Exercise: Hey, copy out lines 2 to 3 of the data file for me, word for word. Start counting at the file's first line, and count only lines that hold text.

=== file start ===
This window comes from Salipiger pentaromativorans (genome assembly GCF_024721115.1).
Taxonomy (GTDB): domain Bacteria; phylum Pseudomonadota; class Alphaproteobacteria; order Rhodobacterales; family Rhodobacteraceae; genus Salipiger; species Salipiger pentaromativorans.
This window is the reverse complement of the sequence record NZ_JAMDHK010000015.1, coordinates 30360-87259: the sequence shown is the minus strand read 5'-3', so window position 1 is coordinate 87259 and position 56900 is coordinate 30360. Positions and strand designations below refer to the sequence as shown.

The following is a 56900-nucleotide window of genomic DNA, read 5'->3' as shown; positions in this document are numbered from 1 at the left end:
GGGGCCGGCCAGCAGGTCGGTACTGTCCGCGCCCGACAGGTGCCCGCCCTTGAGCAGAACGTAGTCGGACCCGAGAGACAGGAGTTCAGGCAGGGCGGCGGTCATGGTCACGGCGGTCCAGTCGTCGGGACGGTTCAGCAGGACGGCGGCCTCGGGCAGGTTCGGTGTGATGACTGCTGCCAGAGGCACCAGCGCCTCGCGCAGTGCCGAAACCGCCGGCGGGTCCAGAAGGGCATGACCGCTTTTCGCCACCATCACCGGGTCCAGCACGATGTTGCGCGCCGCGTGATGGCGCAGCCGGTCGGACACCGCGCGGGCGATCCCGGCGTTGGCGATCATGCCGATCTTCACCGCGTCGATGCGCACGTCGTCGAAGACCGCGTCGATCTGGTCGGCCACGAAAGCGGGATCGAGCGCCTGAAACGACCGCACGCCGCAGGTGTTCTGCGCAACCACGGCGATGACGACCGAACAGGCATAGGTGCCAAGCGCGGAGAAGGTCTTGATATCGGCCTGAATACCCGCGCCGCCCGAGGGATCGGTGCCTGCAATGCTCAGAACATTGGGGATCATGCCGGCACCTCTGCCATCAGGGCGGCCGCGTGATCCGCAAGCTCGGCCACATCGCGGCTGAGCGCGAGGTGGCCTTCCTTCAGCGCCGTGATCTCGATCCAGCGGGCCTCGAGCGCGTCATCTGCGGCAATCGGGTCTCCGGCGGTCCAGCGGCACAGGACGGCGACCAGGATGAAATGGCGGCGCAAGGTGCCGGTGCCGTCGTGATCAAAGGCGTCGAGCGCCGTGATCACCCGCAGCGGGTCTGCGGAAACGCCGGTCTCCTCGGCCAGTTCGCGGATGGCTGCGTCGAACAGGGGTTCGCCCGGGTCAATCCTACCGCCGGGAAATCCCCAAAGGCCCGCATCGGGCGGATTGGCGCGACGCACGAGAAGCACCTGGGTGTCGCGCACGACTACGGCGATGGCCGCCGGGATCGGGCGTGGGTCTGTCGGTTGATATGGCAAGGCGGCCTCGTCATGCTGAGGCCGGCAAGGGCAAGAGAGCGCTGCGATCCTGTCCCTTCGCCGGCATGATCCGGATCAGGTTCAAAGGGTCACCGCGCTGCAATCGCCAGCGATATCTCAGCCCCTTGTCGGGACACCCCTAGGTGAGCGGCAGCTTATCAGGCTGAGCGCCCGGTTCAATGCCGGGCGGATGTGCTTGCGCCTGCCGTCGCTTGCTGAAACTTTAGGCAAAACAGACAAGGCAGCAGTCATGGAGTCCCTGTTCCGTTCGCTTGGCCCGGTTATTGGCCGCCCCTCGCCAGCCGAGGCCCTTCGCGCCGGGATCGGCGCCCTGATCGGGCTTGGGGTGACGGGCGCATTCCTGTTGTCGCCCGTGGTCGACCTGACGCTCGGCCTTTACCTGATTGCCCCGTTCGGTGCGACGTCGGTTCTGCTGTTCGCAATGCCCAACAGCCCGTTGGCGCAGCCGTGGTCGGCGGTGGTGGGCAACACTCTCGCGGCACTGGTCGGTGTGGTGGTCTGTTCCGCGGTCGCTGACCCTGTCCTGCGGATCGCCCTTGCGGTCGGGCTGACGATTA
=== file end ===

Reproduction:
Taxonomy (GTDB): domain Bacteria; phylum Pseudomonadota; class Alphaproteobacteria; order Rhodobacterales; family Rhodobacteraceae; genus Salipiger; species Salipiger pentaromativorans.
This window is the reverse complement of the sequence record NZ_JAMDHK010000015.1, coordinates 30360-87259: the sequence shown is the minus strand read 5'-3', so window position 1 is coordinate 87259 and position 56900 is coordinate 30360. Positions and strand designations below refer to the sequence as shown.